On June 20th the Washburn Heritage Centre held a successful launch of a major book about the internationally important Fewston Assemblage. The publication of the book marks the culmination of over a decade of archaeological, osteological and genealogical research and investigation into the Fewston Assemblage. So just what is the Fewston Assemblage and why is it so important? To answer those questions we need to go back to 2005 and discussions about sharing the heritage of the Washburn Valley and about the church needing extra facilities.
Photographs: Susan Goodall
At that time there was no kitchen or toilet on the site – in fact the church’s only facilities were some electric sockets inside and a cold water tap outside. Discussion began about how this situation might be improved and funded. As a result of four years of consultation, planning applications and a substantial grant from the Heritage Lottery Fund, work began on creating the Washburn Heritage Centre.
As the Centre was to be built into the sloping churchyard, a total archaeological excavation of the footprint of the new building was undertaken. This resulted in the recovery of the remains of 154 individuals of whom 22 could be positively identified by virtue of their headstone and/or coffin plate.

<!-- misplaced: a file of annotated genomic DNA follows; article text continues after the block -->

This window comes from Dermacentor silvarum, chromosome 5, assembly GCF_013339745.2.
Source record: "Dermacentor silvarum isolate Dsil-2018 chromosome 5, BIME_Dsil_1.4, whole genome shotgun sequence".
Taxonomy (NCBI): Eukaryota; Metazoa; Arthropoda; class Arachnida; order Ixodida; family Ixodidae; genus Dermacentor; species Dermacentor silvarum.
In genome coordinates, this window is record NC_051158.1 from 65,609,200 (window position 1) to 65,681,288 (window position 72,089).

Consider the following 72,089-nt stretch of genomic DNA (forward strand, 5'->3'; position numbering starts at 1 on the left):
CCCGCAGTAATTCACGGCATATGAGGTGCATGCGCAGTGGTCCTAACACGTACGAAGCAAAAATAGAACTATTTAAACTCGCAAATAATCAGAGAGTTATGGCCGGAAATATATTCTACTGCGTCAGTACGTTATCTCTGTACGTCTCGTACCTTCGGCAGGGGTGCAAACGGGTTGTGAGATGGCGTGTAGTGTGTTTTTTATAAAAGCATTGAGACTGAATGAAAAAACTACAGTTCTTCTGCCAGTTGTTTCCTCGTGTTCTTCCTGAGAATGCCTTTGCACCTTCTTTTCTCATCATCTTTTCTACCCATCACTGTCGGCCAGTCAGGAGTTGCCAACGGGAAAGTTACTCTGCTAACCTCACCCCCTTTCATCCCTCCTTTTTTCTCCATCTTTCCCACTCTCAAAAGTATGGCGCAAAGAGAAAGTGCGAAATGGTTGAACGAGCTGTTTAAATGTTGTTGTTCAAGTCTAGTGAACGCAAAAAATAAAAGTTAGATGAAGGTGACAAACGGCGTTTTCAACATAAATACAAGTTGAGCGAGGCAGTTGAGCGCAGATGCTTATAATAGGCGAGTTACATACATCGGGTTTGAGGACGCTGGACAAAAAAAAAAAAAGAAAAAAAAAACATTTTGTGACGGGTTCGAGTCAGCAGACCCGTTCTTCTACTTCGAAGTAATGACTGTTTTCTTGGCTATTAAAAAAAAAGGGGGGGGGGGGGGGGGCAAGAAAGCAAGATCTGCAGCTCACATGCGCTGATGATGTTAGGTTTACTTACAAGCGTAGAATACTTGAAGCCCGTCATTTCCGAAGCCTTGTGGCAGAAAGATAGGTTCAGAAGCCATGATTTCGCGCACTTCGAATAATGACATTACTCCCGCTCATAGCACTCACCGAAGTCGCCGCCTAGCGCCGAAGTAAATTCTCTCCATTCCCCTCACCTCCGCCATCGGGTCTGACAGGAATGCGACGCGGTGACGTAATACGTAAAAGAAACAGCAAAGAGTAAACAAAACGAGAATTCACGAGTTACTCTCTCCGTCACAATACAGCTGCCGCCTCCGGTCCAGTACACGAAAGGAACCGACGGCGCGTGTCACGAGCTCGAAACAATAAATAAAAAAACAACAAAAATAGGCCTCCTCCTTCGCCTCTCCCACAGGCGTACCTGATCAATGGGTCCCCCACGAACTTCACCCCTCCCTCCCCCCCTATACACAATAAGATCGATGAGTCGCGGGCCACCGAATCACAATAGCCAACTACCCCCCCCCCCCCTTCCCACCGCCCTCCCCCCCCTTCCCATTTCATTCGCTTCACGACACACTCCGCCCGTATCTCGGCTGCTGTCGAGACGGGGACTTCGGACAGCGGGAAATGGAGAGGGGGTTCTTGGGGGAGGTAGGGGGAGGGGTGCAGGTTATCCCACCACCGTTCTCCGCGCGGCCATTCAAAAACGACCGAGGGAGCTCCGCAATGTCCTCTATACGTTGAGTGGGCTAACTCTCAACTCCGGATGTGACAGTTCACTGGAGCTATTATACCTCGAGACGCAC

The identification of named individuals in any archaeological excavation is rare but to have 22 is particularly significant and this is where the importance of the assemblage lies. There have been a number of well documented urban assemblages (e.g. Spittalfields and St Marylebone in London) but never one from a rural community. This uniqueness was further enhanced by the fact that there were not only direct living descendants within the community and very good parish records but also a contemporaneous diary kept by the son of two of the identified individuals. All of this information along with the results of the scientific analysis allowed for a detailed look at life in rural North Yorkshire in the latter part of the 19th century. This book has been produced by some of the Centre’s volunteers whose diligent research through the ‘dry dust’ of the archives has put flesh back on the bones of the lives of the earlier inhabitants of the Washburn Valley.
Just one of the fascinating stories unearthed is that of James and Elizabeth Dibb. The Dibbs were married on Christmas Day in 1843 and went on to have 11 living children – the youngest being born when she was 45 and already a grandmother. Elizabeth died in 1892 of ‘atrophy of the brain and erysipelas’ in the Pauper Lunatic Asylum in Menston and was buried back in Fewston alongside her husband. Very unusually Elizabeth had undergone a craniotomy with the whole of the top of her skull being removed. In addition all of the ribs on her left side had been cut through, both strongly suggesting a rare, early example of an autopsy having been carried out.
The book’s 160 pages include over 100 illustrations, maps and charts. Sir Paul Kennedy, a Centre member and volunteer who wrote the foreword, said:
‘…it is fascinating stuff….the remains were examined…families traced that give a glimpse of the social history of the valley…’
‘For all who know the Washburn Valley and want to learn more about its past I strongly recommend this book’
For details on how to purchase the book, please contact Jenny Wilson, our Administrator, on 01943 880794, or email firstname.lastname@example.org